It makes a sweet banana-flavoured treat, but can ruin home brewed beer; Jenna Bilbrey introduces isoamyl acetate
This week, you may want to hold your nose, and Jenna Bilbrey explains why.
The undergraduate chemistry lab activity most clearly vivid in my memory is the day we made isoamyl acetate. It’s not an explosion or brightly coloured product or even an unusual glassware setup I remember. It’s the smell. After an hour of refluxing isoamyl alcohol and acetic acid – a combination that smells bad but not out-of-the-ordinary bad, for a chemistry lab – my mouth began to water and I got a sudden craving for bananas. Yes, that’s right. Isoamyl acetate is the smell and flavour of bananas.
It’s commonly made in undergraduate organic chemistry labs as its synthesis is an ideal representation of a nucleophilic substitution. The reaction, called Fischer esterification, occurs when an alcohol, in this case isoamyl alcohol, reacts with a carboxylic acid, glacial acetic acid here. With the help of heat and an acid catalyst, an ester is formed.
The smell of nearly all fruits comes from aliphatic esters, simple molecules containing a carboxylic group directly beside an ether linkage leading to alkyl or aryl groups. Molecules with a small number of carbons smell fruity, but once more carbons are added the smell changes to soapy or even metallic. Isoamyl acetate has only six carbons so its smell is distinctly sweet. These esters can also be found in non-fruit sources such as peppermint and green tea.
Unlike their parent alcohols, esters can’t act as donors in hydrogen bonding and, as such, they don’t self-associate. This leads to esters being more volatile than carboxylic acids of similar molecular weight. The aerated molecules become lodged in our noses’ odour receptors, signals are sent to our brains and our sense of smell activates.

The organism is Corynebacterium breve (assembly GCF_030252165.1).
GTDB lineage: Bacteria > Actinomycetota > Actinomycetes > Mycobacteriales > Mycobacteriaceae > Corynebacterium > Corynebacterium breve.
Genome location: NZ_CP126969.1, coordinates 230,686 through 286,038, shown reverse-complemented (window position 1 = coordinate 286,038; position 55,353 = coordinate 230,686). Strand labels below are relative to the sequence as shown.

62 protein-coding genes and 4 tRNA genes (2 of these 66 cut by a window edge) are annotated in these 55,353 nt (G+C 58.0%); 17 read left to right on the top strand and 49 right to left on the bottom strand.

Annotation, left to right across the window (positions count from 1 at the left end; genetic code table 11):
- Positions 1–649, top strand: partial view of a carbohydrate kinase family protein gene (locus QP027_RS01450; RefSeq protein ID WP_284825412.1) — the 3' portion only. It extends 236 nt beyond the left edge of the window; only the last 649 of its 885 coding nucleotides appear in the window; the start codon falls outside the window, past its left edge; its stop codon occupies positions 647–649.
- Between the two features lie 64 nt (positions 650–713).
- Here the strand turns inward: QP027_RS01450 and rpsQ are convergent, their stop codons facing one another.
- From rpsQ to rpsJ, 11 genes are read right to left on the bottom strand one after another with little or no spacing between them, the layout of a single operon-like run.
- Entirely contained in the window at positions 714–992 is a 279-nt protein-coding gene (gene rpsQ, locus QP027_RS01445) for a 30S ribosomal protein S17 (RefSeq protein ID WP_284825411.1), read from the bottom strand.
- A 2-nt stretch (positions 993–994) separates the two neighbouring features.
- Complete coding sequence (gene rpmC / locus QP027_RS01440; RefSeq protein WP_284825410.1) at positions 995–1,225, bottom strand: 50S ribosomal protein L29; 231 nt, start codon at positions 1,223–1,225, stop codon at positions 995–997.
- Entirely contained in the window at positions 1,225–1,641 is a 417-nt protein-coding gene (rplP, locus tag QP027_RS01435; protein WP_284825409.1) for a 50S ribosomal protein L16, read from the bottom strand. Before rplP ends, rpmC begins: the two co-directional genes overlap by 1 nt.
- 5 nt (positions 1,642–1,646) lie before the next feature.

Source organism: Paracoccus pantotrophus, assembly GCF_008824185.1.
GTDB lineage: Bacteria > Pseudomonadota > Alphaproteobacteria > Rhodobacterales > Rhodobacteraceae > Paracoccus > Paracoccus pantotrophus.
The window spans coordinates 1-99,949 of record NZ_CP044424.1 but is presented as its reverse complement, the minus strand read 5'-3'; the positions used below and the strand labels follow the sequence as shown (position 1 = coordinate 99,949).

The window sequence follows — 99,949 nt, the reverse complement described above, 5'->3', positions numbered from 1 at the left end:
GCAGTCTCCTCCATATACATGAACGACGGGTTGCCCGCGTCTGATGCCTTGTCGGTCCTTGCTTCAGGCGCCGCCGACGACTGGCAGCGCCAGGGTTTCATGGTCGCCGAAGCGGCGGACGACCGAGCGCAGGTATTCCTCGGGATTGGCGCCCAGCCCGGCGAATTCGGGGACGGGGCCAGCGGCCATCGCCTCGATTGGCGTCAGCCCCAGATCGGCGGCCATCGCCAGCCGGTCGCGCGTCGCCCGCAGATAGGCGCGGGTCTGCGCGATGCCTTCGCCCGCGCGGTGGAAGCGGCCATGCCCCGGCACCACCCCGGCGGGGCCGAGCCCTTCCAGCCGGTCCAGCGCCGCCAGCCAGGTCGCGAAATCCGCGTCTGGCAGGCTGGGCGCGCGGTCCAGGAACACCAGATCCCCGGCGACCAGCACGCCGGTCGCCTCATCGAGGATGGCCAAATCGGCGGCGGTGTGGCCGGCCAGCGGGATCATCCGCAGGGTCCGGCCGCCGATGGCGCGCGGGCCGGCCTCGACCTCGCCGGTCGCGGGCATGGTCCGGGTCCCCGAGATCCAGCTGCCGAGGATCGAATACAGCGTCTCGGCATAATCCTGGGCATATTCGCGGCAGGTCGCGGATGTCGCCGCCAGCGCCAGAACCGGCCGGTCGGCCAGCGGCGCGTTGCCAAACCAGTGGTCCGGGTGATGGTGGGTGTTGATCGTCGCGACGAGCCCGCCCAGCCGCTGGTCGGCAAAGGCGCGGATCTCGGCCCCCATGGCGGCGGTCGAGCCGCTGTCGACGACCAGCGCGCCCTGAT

Even small changes in molecular structure can create distinct smells. If we cut one carbon out of isoamyl acetate to make isobutyl acetate, the smell is, once again, fruity but is more common to raspberry. Move the substituent carbon directly next to the ester to form sec-butyl acetate and the smell stays sweet, but with a hint of solvent. Cut it down again to ethyl acetate and we get fingernail polish remover. Three carbons is all it takes to go from mouth-watering to nose-pinching.
As I mentioned earlier, isoamyl acetate has the smell and flavour of bananas. An actual banana is a combination of starches, amino acids, and amyl acetate, along with our namesake molecule. But many artificial banana-flavoured products contain solely isoamyl acetate. It’s used as a flavouring in a variety of processed foods: drinks, chewing gum, baked goods, and most notably candy, such as Runts banana candies and circus peanuts. The flavour of isoamyl acetate is exceedingly strong and can be tasted in concentrations as low as 2 parts per million, which is roughly a single drop for every 50 litres.
If you’re not a big sweets eater, you may have tasted isoamyl acetate in an unexpected source: beer. Isoamyl acetate is naturally produced by yeast during fermentation. Weissbeers (most notably Bavarian Hefeweizen), sahtis, and some Belgian brews use the artificial flavour of bananas to enhance complexity and lend a fruity tone to the beer. While banana flavour is tasty in some brews, it can be repulsive in others, like lagers.
During fermentation, isoamyl acetate is formed by an enzyme called acetate transferase. Controlling the type of yeast will control the enzyme so it’s important to choose the right yeast for the right beer. Another way to control ester formation is by temperature, where higher temperatures promote acetate formation. If you’re a home brewer and want some fruitiness in your beer, try fermenting between 21 and 24 degrees Celsius. A common mistake of new brewers is to ferment lagers at room temperature, which results in a fruity lager – not at all what is wanted!
So next time you smell bananas in your beer or taste them in your sweets, remember that one little molecule lodged in your sensory receptors is making that bold flavour.
Single and bold – quite a combination. Science writer Jenna Bilbrey there, with the bold chemistry of isoamyl acetate. Next week, we go from bold to cold.
Icy waters that surround Antarctica are inhabited by fish that don’t freeze. That’s despite the fact that the water is usually around minus 1.8°C, cold enough to turn most fish into a solid block of ice. So, what stops the Antarctic fish from freezing?
Find out with Helen Scales in next week’s Chemistry in its Element. Until then, thank you for listening, I’m Meera Senthilingam.